Centering Community-led Programs at a Special Library: The Gerber/Hart LGBTQ+ Library & Archives

Gerber/Hart representing at the 2023 Chicago Pride Parade. Photograph courtesy of the Gerber/Hart Library.

Nestled inside a health clinic on the north side of Chicago, the Gerber/Hart Library has been collecting and preserving the history and culture of LGBTQ+ communities in Chicago and the Midwest since 1981.

The Gerber/Hart is a free, public, lending library with a large collection of books, eBooks and audiovisuals with everything from popular contemporary literature to VHS tapes for checkout. Their ever-growing archive of primary sources allows the public to explore and discover the rich history of Chicago’s LGBTQ+ communities through donated diaries, photo albums, posters, costumes and more. 

With a clientele tailored to a particular interest or subject matter, specialized libraries curate collections that cater to niche interests. Despite assumptions that such libraries may not actively engage with the local community or offer public programs, special libraries like the Gerber/Hart prove otherwise, largely thanks to volunteers.

A calendar full of community events

To enhance community awareness of its presence, the Gerber/Hart Library has expanded its outreach efforts in recent years. With an ongoing commitment to fostering connections, the library seeks partnerships across Chicago to speak to its mission of being a “safe and welcoming atmosphere that reflects the diversity of the communities that it serves.” 

Gerber/Hart has a robust program schedule; in just one week in May, the library hosted a panel talk with Chicago Tap Theater, a play by a local acting group, an author talk and an off-site community reading at a bookstore. 

Jen Dentel, community outreach and strategic partnerships manager, started as a volunteer at the library ten years ago and aspires to expand the library’s reach even further. “Right now, we are overly representative of one area of the city,” Dentel says. “A goal is to find partners in other neighborhoods of Chicago that we haven’t worked with yet.” 

Alongside the vast array of public programs and events held at the library or off-site at partner locations, the library also offers its extensive archives to collaborate with partners. Recently, the library welcomed participants of the LGBTQ+ Intergenerational Dialogue Project for a tour of the collections and archive to help inspire and direct conversations between LGBTQ+ elders and young people.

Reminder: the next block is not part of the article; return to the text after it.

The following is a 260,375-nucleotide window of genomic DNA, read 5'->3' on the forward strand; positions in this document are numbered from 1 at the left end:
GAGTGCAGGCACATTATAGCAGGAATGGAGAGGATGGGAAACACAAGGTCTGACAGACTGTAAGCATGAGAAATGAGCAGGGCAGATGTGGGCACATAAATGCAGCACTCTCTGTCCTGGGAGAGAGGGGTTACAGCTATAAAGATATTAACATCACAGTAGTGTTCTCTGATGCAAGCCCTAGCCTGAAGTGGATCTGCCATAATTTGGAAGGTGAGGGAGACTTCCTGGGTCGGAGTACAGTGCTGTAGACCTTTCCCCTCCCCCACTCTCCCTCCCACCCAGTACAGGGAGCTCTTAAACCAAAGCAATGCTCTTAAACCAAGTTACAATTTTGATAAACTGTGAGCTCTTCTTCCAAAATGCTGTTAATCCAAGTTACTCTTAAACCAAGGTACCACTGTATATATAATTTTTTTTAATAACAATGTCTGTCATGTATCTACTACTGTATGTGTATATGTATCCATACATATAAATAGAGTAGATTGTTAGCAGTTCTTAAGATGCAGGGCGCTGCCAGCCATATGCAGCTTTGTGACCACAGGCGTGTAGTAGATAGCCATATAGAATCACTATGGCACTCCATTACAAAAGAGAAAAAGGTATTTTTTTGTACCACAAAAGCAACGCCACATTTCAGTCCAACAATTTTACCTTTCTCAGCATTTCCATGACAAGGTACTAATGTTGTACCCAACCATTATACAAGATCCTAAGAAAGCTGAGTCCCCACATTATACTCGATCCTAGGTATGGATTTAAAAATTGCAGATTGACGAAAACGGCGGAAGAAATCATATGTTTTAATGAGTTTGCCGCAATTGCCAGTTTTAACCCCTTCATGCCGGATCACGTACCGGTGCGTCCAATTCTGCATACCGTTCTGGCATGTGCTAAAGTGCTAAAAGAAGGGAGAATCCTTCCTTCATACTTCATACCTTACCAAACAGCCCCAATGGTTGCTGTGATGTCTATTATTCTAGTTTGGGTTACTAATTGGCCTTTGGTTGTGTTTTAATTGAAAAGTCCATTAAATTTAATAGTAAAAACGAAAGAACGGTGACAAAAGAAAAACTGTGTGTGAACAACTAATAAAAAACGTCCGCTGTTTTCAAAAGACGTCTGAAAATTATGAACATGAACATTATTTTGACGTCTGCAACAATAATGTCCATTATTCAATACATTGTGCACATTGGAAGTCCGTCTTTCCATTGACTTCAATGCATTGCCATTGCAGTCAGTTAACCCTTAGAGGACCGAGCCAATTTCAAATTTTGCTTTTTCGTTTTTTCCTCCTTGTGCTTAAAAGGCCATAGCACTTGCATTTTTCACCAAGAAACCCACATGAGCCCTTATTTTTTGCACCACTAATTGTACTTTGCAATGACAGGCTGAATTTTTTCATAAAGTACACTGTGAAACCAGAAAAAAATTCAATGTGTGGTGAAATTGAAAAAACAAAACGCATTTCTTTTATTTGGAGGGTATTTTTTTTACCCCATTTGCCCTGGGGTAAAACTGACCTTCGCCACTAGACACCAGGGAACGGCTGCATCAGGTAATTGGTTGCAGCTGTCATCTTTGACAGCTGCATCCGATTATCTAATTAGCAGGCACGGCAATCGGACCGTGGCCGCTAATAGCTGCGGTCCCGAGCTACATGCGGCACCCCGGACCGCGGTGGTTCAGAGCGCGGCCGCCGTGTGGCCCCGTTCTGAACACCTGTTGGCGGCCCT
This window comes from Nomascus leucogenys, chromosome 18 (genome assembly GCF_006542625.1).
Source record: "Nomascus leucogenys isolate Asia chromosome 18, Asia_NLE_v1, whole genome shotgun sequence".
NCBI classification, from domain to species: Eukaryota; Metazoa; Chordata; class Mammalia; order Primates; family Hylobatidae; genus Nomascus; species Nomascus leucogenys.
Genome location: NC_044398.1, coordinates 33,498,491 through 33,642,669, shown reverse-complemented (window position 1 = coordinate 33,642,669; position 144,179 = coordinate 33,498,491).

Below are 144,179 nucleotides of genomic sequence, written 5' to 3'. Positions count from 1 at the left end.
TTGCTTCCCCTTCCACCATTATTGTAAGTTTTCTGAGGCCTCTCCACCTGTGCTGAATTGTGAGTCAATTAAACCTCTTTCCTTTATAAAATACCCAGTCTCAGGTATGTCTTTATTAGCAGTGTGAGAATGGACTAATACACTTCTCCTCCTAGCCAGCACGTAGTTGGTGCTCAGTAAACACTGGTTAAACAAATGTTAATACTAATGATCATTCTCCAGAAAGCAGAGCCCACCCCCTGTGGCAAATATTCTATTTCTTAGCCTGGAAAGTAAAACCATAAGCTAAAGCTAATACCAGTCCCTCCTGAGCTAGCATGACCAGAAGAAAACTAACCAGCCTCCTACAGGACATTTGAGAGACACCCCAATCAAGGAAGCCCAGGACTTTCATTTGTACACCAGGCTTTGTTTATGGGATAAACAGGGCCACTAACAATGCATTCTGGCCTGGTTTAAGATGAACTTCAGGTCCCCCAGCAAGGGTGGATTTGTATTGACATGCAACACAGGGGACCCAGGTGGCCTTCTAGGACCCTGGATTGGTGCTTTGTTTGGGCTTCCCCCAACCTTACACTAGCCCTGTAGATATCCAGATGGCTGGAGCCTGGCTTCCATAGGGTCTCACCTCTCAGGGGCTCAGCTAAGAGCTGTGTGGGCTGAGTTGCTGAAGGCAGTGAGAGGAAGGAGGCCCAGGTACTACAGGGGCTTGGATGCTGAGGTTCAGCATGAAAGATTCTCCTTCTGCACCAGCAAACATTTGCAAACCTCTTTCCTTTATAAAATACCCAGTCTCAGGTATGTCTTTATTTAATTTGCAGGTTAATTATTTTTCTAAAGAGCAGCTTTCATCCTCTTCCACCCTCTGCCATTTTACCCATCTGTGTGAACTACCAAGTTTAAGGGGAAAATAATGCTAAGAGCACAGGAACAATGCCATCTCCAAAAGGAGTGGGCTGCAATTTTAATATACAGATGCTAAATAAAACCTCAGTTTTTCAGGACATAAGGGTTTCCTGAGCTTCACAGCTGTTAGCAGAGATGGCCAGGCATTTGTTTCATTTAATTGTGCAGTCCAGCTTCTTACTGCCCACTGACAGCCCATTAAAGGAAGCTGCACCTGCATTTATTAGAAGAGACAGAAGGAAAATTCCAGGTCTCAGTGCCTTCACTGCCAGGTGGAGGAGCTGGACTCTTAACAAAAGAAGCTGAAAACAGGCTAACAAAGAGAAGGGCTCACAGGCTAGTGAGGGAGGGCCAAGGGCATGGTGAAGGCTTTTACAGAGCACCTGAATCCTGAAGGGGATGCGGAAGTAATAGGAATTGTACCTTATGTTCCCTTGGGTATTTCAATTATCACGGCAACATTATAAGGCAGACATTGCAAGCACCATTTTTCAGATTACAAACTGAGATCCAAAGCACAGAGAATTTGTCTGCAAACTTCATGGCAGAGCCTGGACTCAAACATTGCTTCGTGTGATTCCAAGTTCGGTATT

One of the collections rooms at the Gerber/Hart. Photograph courtesy of the Gerber/Hart Library.

Collaborating with local schools is also an important aspect of the library’s work. After receiving a grant for the DePaul University’s Experiential Humanities Collaborative, students in the experiential learning course, Do Say Gay: Banned Books and LGBTQ+ Freedom, visit the library once a week to research the library’s collections and archives. The students are now working to create a public exhibit at the Gerber/Hart about banned books, censorship and queer repression. 

The library also offers tours to local high schools and universities. Tours are an important entry point for many volunteers and raise general awareness that the library exists, is free and is open to all. “People brighten up and ask more questions when they get a tour and see the collections,” says Erin Bell, operations director. “Oftentimes, a quick look at the archives isn’t enough, and people want to stay and volunteer, which is why we are in such high demand! We have a growing list of volunteers — around 130 are active and come by regularly.”

A collection to inspire volunteer-led creation

After being run by volunteers for most of its 43-year history, Gerber/Hart now has three full-time staff members but continues to rely on a large group of dedicated volunteers. These volunteers help process collection materials, catalog donations, staff the circulation desk and assist with public programs, exhibits and book displays. 

“We take our volunteers’ ideas very seriously,” Dentel says. “If a volunteer has a book display idea, we usually let it happen and give them full creative control. We had a volunteer-curated book display recently, and the theme was salt.” 

From hyper-specific book displays to creative exhibits, the vast collections of the Gerber/Hart can inspire endless stories waiting to be told. 

Over the summer, a volunteer spearheaded a popular exhibit, A Dreamhouse of Our Own: An Examination of Dolls, Play, and Queer Identity. Housed in a display case decked out to look like a Barbie dreamhouse, the exhibit opened with a sold-out reception, complete with themed cocktails, an artist talk and screening of the film “Life Size” (2000).

A Dreamhouse of Our Own exhibit. Photograph courtesy of the Gerber/Hart Library.

“It’s so much fun to work with volunteers on these amazing projects,” Dentel says. “The doll exhibit was not just a success for our volunteers, but it opened a lot of great partnership opportunities for the library and got the word out on Gerber/Hart in general. The exhibit was such a community-centered experience in every aspect, from the curation to the opening event.”

With such an extensive archive of materials, there are endless opportunities for creation and teaching. “The Gerber/Hart is a mix of community and history and archives,” says Bell. “We’ve had local artists create work using materials in our archives for an exhibit. There’s so much to see, work with and learn from.” 

To learn more about the Gerber/Hart Library, check out their website and podcast, Unboxing Queer History, which tells stories from the library’s collections and archives.